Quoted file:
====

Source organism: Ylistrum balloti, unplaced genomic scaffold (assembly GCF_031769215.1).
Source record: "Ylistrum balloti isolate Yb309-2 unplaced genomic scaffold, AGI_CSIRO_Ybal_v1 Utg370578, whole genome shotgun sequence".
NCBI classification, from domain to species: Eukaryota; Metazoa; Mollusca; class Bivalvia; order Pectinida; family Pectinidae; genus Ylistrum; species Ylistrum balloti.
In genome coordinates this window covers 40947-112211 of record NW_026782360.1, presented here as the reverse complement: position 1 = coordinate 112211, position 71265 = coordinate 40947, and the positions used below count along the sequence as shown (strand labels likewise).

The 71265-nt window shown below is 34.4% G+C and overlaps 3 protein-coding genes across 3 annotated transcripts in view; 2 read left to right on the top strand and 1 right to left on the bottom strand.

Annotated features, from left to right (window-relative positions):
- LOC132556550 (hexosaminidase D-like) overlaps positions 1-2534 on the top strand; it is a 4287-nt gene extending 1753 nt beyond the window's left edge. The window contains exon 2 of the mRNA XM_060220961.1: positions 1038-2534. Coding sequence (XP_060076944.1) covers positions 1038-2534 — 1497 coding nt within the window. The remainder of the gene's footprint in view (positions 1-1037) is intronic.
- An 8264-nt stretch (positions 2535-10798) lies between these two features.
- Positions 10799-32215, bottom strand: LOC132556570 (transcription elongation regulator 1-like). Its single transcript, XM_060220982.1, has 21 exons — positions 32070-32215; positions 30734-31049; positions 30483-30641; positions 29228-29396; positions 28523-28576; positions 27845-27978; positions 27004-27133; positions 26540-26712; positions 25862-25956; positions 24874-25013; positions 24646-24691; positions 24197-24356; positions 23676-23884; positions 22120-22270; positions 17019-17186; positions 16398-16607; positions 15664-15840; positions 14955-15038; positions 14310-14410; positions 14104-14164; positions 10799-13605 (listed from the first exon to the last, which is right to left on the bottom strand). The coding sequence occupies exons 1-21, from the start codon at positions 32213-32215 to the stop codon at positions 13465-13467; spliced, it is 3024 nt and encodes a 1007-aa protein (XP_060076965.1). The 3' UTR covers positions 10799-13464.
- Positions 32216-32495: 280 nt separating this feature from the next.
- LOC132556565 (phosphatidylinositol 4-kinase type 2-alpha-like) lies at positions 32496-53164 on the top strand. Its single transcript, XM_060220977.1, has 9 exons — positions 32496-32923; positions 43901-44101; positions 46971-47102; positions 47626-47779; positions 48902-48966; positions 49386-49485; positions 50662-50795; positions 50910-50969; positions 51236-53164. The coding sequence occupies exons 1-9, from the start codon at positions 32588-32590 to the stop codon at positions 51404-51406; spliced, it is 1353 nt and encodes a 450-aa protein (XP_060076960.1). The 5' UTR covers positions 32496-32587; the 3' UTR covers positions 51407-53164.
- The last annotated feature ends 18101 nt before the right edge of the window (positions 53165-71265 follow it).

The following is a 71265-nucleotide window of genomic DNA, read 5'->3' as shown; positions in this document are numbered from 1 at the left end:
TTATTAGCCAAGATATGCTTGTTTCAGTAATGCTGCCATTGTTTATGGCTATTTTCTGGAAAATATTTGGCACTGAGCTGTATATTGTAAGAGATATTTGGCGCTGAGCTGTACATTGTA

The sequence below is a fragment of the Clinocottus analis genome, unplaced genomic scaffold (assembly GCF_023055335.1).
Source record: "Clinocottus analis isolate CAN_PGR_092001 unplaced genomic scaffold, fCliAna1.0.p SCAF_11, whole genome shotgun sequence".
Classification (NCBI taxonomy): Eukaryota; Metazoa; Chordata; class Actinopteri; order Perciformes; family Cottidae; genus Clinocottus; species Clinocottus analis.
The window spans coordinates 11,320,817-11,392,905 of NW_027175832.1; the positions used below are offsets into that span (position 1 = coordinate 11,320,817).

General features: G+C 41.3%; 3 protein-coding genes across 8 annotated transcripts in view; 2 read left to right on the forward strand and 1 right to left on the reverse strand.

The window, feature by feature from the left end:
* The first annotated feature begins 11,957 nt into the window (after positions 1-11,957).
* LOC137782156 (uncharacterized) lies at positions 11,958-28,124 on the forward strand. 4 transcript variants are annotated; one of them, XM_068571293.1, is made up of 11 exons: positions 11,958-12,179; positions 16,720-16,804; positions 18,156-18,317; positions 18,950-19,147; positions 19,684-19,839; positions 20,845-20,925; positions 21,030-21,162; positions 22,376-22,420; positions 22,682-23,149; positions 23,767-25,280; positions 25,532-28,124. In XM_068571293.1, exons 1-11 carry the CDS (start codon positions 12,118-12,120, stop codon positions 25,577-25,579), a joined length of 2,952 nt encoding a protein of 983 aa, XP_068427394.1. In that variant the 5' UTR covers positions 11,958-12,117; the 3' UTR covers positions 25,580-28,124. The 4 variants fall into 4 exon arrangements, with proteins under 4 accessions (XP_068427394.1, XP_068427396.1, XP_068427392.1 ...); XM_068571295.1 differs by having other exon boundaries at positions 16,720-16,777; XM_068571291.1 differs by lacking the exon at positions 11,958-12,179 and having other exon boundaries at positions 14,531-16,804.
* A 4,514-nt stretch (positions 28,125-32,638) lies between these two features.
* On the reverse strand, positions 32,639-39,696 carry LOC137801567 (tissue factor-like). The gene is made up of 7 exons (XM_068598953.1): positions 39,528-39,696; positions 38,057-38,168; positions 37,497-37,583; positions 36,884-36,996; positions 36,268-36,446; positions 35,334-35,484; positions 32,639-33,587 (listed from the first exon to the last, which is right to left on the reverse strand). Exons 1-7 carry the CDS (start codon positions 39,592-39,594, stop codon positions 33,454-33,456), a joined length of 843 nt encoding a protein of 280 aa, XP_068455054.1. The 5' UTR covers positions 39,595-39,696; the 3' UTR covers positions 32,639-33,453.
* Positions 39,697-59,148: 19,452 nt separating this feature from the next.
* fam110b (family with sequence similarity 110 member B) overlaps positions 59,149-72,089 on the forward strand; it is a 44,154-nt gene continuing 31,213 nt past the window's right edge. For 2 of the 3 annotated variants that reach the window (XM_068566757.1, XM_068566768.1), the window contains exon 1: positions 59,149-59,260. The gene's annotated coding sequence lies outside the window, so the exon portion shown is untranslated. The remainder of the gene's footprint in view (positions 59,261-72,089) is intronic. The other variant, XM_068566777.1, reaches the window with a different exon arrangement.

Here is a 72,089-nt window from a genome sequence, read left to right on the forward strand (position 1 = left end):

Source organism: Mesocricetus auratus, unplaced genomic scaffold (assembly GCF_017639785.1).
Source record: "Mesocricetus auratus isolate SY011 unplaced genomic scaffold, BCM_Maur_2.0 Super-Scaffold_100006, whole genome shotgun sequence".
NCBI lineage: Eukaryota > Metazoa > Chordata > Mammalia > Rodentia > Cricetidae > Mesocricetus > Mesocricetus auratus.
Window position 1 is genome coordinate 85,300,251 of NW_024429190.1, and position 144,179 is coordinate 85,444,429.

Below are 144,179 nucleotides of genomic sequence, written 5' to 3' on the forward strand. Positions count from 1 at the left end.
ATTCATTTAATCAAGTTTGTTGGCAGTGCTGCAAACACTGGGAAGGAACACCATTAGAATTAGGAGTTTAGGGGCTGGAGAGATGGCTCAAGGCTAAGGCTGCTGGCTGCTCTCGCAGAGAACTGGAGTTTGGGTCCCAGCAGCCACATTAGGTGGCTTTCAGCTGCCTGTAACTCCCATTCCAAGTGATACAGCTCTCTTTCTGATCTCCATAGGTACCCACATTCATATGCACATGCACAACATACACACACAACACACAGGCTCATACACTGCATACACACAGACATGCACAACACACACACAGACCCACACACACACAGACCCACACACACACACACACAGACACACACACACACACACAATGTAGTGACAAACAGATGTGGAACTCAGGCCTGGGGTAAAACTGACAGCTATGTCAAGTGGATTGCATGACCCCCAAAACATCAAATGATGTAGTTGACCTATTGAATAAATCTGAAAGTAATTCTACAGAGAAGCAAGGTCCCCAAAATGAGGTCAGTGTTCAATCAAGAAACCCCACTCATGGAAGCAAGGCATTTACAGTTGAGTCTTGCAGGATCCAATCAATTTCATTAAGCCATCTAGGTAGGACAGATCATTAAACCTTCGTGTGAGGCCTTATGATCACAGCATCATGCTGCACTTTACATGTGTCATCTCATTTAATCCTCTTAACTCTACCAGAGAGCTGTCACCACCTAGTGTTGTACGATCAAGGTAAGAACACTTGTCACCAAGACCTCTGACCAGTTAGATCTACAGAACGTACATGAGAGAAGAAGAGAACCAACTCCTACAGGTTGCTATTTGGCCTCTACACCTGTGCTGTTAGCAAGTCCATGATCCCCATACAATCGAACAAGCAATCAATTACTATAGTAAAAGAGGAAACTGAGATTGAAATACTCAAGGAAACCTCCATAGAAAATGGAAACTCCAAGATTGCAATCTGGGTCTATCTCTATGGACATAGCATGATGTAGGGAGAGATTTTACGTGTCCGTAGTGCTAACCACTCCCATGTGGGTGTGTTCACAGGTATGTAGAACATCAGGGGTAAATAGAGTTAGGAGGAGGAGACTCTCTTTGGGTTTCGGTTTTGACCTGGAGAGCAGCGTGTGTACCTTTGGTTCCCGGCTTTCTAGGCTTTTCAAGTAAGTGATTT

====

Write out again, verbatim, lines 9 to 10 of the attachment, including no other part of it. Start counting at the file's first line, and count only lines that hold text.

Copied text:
- Positions 10799-32215, bottom strand: LOC132556570 (transcription elongation regulator 1-like). Its single transcript, XM_060220982.1, has 21 exons — positions 32070-32215; positions 30734-31049; positions 30483-30641; positions 29228-29396; positions 28523-28576; positions 27845-27978; positions 27004-27133; positions 26540-26712; positions 25862-25956; positions 24874-25013; positions 24646-24691; positions 24197-24356; positions 23676-23884; positions 22120-22270; positions 17019-17186; positions 16398-16607; positions 15664-15840; positions 14955-15038; positions 14310-14410; positions 14104-14164; positions 10799-13605 (listed from the first exon to the last, which is right to left on the bottom strand). The coding sequence occupies exons 1-21, from the start codon at positions 32213-32215 to the stop codon at positions 13465-13467; spliced, it is 3024 nt and encodes a 1007-aa protein (XP_060076965.1). The 3' UTR covers positions 10799-13464.
- Positions 32216-32495: 280 nt separating this feature from the next.